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The limits of secrecy

The High Court has read down a statutory secrecy provision that purported to shield information from production to a court on judicial review. In doing so, it has confirmed that s 75(v) of the Constitution protects more than simply the right to commence proceedings for judicial review.

A Cartel Case Gets Washed Away

Just before Christmas last year Wigney J dismissed a cartel case in which the ACCC alleged that Cussons (and the other major laundry detergent manufacturers) had colluded when they simultaneously transitioned all their detergent products from a standard formula to an ‘ultra-concentrated’ formula (with concomitant repackaging and re-pricing). The case is on appeal.

Drugs in thoroughbred racing still in the limelight

The Court of Appeal’s recent decision in Racing Victoria Limited v Kavanagh addresses the state of knowledge required of a trainer to establish an administration offence under the Rules of Racing. The decision will be of interest to those following one of the biggest horse doping scandals in Australian history involving trainers with links to the Aquanita Racing stables.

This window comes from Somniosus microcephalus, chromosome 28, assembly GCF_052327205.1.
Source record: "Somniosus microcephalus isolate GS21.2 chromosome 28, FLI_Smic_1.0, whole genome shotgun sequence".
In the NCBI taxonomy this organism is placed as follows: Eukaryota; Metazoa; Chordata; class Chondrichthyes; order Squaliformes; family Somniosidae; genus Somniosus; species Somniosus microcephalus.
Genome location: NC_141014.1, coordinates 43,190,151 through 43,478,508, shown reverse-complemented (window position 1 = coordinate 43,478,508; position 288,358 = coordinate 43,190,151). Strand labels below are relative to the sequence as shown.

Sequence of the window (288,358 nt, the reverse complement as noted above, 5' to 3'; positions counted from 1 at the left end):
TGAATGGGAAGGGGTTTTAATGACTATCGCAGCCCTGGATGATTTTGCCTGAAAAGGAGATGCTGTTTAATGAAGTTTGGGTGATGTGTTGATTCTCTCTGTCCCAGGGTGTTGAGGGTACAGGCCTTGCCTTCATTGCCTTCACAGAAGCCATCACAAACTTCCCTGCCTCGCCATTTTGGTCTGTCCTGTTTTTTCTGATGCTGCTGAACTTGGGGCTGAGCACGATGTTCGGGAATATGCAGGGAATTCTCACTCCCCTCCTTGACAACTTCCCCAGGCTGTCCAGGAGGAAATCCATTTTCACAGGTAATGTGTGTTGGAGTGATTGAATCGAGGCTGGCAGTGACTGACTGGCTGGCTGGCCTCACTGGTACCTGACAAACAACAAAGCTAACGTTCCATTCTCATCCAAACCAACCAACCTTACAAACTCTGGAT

Security of Payments update: High Court affirms scope of review limited to jurisdictional error

The High Court has handed down its decisions in the second and third cases concerning Security of Payments legislation to come before it. In Probuild v Shade Systems and Maxcon v Vadasz, the High Court affirmed that in New South Wales and South Australia, review is available for jurisdictional error but not for error of law on the face of the record.

Similarities, not differences, the key to “substantial identity”

The Full Court of the Federal Court recently clarified the way in which the “side by side comparison” of trade marks is to be carried out in order to determine whether the two marks are substantially identical.

The clarification occurred in the context of an opposition to the registration of a trade mark pursuant to s 58 of the Trade Marks Act 1995 (Cth) (TMA).  However, the Full Court’s clarification will have broader relevance as the question of whether a mark is substantially identical to another arises in several other sections of the TMA (for example sections 44, 120 and 122).